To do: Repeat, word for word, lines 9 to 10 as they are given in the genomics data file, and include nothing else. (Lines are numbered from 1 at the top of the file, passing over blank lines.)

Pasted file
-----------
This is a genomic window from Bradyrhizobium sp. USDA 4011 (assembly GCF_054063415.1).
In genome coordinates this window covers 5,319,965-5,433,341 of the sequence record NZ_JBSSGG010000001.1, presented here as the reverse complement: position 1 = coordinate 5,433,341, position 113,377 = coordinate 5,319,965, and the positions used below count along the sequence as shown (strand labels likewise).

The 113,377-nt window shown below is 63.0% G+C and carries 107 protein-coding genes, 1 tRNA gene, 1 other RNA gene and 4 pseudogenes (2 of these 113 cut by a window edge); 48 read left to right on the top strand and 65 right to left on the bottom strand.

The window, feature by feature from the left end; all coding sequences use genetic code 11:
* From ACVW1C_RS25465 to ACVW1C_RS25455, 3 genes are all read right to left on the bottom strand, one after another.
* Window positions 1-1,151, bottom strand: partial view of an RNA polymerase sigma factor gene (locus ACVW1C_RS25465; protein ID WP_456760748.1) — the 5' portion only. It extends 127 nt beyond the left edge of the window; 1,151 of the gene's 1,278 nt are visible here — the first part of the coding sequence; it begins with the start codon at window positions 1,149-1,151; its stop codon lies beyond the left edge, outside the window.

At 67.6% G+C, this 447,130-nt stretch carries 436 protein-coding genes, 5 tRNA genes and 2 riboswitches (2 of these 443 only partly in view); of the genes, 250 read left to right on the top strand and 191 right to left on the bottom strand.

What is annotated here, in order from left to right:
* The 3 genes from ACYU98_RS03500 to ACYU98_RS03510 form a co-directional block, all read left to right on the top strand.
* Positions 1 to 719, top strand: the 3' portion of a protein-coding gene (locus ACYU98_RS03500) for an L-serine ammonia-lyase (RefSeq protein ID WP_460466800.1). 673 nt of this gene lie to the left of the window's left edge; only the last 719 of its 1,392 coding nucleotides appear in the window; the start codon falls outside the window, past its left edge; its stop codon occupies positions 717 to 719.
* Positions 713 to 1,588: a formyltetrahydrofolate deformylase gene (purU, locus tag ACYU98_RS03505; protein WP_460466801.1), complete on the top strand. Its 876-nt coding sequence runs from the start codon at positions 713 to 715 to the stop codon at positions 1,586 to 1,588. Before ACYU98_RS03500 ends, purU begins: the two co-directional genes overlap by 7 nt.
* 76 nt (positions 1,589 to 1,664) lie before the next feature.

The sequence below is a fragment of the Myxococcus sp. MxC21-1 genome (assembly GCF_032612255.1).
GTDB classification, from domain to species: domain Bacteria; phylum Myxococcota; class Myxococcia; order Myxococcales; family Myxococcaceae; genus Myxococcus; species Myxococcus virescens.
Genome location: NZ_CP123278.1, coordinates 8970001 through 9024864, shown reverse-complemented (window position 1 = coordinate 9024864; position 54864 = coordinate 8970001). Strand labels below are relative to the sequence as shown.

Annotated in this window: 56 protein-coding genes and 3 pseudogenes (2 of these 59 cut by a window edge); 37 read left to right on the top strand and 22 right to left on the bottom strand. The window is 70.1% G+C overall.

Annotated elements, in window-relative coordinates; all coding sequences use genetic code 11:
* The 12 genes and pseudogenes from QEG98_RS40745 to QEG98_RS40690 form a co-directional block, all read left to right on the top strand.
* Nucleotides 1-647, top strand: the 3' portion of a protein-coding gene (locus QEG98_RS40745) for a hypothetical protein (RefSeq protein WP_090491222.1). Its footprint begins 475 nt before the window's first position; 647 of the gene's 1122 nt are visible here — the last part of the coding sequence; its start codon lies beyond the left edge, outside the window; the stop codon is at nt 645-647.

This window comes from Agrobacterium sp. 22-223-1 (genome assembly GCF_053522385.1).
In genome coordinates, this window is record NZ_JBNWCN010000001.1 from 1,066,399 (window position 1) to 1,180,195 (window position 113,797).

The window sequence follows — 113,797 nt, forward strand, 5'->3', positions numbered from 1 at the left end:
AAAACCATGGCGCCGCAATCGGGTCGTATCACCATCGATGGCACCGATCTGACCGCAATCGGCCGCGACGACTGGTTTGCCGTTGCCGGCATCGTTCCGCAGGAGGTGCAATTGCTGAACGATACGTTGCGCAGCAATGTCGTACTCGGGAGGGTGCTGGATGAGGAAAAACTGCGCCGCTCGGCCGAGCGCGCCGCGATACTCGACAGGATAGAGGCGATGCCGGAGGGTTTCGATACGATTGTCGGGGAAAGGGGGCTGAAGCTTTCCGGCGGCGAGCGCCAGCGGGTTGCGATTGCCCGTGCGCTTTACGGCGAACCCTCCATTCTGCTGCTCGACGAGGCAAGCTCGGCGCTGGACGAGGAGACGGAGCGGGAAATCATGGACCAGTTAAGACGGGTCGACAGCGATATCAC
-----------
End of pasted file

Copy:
* The 3 genes from ACYU98_RS03500 to ACYU98_RS03510 form a co-directional block, all read left to right on the top strand.
* Positions 1 to 719, top strand: the 3' portion of a protein-coding gene (locus ACYU98_RS03500) for an L-serine ammonia-lyase (RefSeq protein ID WP_460466800.1). 673 nt of this gene lie to the left of the window's left edge; only the last 719 of its 1,392 coding nucleotides appear in the window; the start codon falls outside the window, past its left edge; its stop codon occupies positions 717 to 719.